Interviews => Interviews with Demosceners & Developers => Topic started by: 4pLaY on June 15, 2019, 08:51:47 PM

Title: Interview with Cutcreator / Resistance
Post by: 4pLaY on June 15, 2019, 08:51:47 PM
Hello Cutcreator. Could you please introduce yourself to our readers?

Hello, I`m Allan, back in the 90's I did Amiga music with the group Static Bytes. We did about 10 issues of the Eurocharts and various other small productions. I've worked in the computer games industry since then, mainly as a producer or company owner.

When did you get interested in computers and what was your first computer?

My uncle bought a ZX Spectrum and I spent summer holidays at his place, playing and programming on that. This was likely around 1985-86. My first computer was a C64 which I bought from an older kid on my street. I mostly played games on that one, although I also toyed with programming, graphics and game makers. I decided to get an Amiga after I heard the demo tunes from Octalizer at a friends house. He had it hooked up to his stereo, and those sounds just blew my mind.

What Amiga(s) did you have in the past and if you remember, what were the(ir) configuration(s)?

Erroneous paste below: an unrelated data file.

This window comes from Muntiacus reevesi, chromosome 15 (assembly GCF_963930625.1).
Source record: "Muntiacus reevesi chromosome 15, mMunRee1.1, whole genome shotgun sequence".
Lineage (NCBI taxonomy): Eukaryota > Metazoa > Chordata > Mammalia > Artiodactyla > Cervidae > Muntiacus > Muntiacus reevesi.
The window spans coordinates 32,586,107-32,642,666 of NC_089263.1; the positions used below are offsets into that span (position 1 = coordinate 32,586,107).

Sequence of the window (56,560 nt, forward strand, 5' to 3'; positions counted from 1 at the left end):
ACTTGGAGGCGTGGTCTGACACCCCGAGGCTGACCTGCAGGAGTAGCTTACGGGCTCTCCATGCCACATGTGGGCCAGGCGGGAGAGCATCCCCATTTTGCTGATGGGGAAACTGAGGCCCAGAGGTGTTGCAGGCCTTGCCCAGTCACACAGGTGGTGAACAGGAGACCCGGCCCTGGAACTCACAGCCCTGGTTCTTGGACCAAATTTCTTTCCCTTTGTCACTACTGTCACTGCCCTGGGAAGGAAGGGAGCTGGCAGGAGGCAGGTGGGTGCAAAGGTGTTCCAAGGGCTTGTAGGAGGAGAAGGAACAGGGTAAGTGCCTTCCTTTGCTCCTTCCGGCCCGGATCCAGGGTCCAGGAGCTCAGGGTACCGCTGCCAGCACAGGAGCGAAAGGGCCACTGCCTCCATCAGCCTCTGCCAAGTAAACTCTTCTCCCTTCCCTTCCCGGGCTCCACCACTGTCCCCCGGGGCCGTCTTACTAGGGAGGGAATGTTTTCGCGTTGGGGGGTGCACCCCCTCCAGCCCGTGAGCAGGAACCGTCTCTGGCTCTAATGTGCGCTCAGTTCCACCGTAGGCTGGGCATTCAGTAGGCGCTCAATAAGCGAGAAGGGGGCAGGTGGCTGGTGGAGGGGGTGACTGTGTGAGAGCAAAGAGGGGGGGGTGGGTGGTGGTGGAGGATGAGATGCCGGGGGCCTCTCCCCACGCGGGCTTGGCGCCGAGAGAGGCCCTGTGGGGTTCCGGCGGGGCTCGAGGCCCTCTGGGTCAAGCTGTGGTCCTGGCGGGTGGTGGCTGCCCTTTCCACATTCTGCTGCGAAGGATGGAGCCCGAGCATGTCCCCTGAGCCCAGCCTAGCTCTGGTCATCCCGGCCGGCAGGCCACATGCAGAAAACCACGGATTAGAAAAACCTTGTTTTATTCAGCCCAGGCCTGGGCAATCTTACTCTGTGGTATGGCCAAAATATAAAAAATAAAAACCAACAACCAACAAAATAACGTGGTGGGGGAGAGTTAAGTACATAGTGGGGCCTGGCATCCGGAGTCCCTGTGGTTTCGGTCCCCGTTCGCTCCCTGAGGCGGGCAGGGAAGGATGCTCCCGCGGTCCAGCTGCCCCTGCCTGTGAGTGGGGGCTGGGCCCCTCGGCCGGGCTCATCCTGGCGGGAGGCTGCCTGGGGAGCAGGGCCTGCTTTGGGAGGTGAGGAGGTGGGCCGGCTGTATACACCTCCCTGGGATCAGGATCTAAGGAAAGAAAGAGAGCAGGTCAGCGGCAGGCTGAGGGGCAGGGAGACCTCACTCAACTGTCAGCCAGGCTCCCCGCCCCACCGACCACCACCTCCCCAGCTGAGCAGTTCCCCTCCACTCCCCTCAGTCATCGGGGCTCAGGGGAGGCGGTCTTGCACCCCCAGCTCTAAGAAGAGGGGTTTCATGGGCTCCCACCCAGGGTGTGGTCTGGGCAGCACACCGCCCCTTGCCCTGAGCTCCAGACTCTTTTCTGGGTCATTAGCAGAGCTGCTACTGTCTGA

I've only had one Amiga. An Amiga 500. Over the years I expanded it with more RAM, an external disc drive, I got an Alcotini Sound Sampler and eventually had a 20MB hard drive which I used entirely for music and sounds.

Do you still have that Amiga or did you get rid of it?

No I don't have it. I think my younger brother had it for a while and then eventually it was thrown out or sold.

Could you tell us a bit about the equipment/application(s) you used to create music back in the early days?

I started with Soundtracker, then Noisetracker and eventually Protracker. Initially I just composed directly in the tracker with sounds from the early ST discs. Later I bought a KORG Wavestation synthesizer and sampled sounds from this using an Alcotini Sound Sampler. A pair of old hifi speakers and my fathers old amplifier was used for output.

Can you tell us how you got involved with the demoscene?